• Re: (Score:3, Interesting)

        by Tippler (3027557)
        You seem to be postulating that the use of Facebook is indicative of low intelligence. As a recent graduate of a top 20 medical school, I can confidently say that greater than 80 percent of my peers use Facebook. The percentage is similar in my residency program. Are you saying that hundreds of at least moderately intelligent people with the motivation to go through four years of college, four years of medical school, and 3 or more years of residency are not candidates for your company because we choose t
      • by denzacar (181829) on Monday September 02, 2013 @01:28AM (#44736391) Journal

        What you need to remember is this : half the population has an I.Q. of 100 or lower. This means that half the population is not very smart, to express it in charitable terms. A lot of behavior which doesn't seem to "make sense" can be therefore explained by the fact that a very large number of people are just plain idiots.

        Your understanding of IQ, social interactions and your purported hiring practices match up really well.

        First off... That 100 average IQ is a normalized value.
        It will never change, no matter how many "stupid" people or geniuses are out there. 100 will always be average.
        Now, thing with bell-shaped curves is, they have this nasty habit of being evenly distributed on both sides.
        Also, there's this thing of them having 95% of all values within 2 sigma - which are in this case conveniently situated around that 100 IQ average.

        What that means in real life is that 95% of people in the world fall within 2 sigma from 100 IQ.
        I.e. Almost everyone is within IQ 70 and IQ 130.
        Leaving ~2.5% people with IQ over 130, and just as much of those with the IQ of under 70.

        Now here's the fun part. It's a bit counter intuitive, so try to keep up.
        First of all, those with IQ below 70 don't really count. We're talking "definite feeble-mindedness" [wikipedia.org] there.
        Those people are not what you can in any way call active members of the society.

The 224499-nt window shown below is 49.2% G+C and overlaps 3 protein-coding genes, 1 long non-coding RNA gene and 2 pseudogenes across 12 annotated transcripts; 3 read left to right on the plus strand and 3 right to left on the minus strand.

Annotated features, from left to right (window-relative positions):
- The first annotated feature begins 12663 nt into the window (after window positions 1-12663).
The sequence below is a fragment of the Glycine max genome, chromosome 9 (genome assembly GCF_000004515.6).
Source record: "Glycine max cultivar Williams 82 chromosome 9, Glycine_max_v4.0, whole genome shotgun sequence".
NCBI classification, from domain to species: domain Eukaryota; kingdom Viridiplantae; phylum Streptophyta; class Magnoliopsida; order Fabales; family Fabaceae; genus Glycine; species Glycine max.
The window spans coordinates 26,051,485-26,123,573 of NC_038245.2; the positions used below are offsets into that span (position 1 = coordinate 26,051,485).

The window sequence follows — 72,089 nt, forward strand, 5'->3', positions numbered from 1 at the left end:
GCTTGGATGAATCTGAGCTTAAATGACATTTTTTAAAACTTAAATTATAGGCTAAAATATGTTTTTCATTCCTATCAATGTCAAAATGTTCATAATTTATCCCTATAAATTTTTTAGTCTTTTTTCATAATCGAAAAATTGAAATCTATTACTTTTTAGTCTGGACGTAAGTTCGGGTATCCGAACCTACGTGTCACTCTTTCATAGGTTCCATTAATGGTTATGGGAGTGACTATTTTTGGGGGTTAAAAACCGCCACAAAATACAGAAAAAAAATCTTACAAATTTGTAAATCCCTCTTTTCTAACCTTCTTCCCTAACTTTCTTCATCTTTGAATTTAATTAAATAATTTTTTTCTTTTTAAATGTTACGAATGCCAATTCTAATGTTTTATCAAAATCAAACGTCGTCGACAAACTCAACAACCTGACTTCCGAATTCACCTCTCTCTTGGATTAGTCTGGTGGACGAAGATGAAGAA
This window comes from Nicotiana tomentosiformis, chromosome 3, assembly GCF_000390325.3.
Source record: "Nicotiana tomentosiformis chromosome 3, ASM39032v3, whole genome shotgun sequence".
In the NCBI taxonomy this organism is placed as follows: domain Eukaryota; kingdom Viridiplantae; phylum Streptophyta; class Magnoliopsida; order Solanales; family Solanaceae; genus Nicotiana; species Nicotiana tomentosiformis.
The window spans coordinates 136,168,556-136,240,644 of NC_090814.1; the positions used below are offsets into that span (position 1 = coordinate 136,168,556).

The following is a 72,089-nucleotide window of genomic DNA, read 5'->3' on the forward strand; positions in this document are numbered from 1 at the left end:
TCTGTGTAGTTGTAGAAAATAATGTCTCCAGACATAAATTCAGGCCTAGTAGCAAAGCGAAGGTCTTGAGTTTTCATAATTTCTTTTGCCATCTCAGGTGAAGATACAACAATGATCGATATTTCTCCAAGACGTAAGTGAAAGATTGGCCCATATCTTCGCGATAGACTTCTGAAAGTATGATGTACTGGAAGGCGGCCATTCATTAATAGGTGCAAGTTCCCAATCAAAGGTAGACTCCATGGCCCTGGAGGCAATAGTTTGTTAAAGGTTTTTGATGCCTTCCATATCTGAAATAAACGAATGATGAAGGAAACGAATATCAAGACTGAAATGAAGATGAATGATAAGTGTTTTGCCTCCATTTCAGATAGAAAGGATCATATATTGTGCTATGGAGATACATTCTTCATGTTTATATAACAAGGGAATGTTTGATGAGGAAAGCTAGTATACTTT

Then comes that second sigma - those falling in that group between 70 and 85.
        Within those 15 IQ points falls 14.591% of humanity. And guess what? Most of those don't count either!
        Cause those ranging from 70 to 85 IQ points are what we call "borderline deficient", "borderline impaired or delayed", "well below average" or "borderline mentally retarded". [wikipedia.org]
        Again... this being the place on the scale where those number really count, about two thirds of those people are closer to retarded than to plain old "stupid".
        You're pretty much not interacting with them online, and very likely not in real life either.

        Which leaves us with 95 - 9.7 - 47.5 = 37.5% of humanity that falls within 80 - 100 IQ range, which you might call "stupid people".
        In all fairness, actual number of "stupid people" is closer to 30%, as the closer you get to that average of 100 IQ, the more people there are and there is a greater chance that many of them are closer to 100 than measured.

        Now, one third of humanity MAY seem like a "very large number of people" - but they are actually a MINORITY compared to the 50% of humans who are of ABOVE AVERAGE intelligence.

        So... umm... yeah... Your "arguments" about all those idiots? More like arrogance.
        And that's more dangerous than plain old low intelligence cause it masquerades as wisdom creating that warm feeling of being right - even when you're completely clueless.
        BTW, love the way you managed to weave in a (completely meaningless and valueless) comparison of YOUR company with those on F500 list though nobody asked for it AND though you're posting anonymously.

        Arrogance will also leave you safely inside your cocoon of cluelessness regarding human interactions beyond those that you can hire out or were born into.
        Or you would have figured out or guessed by know that people tend to have these groups of people called families, friends, acquaintances, school friends etc.
        None of whose IQ or personal preferences or simply lack of paranoia regarding privacy they can't control nor can they just cut out those persons from their life or ignore them when they reappear in their life.
        And many of those people just happen to find social media like Facebook, Twitter, Tumblr etc. as highly useful/entertaining/practical/fun.

        And if you're really limiting your own pool of potential talent by adding such an arbitrary limitation as you say you do - you might as well be chucking out all people who's favorite color is blue.
        Or green. Or whatever.

        But hey... Do keep up with that.
        I'm certain your competition has nothing against the idea of you limiting your own options.
        I sure love it.

      • by multiben (1916126)
        First of all, some of the smartest people on the planet have facebook accounts - it is not solely the domain of "stupid" people and "idiots" as you put it. There are also plenty of people who have enough self discipline that they are able to refrain from using facebook while they are at work and do not spend every waking moment taking selfies and posting pics of food they are about to eat. That you are unable to see this and instead implement a blanket hiring policy which eliminates candidates based on thei
      • by drkim (1559875)

        ...that average I.Q. is 100... ...What you need to remember is this : half the population has an I.Q. of 100 or lower.

        I'm guessing your company isn't selling Wolfram Research 'Mathematica.'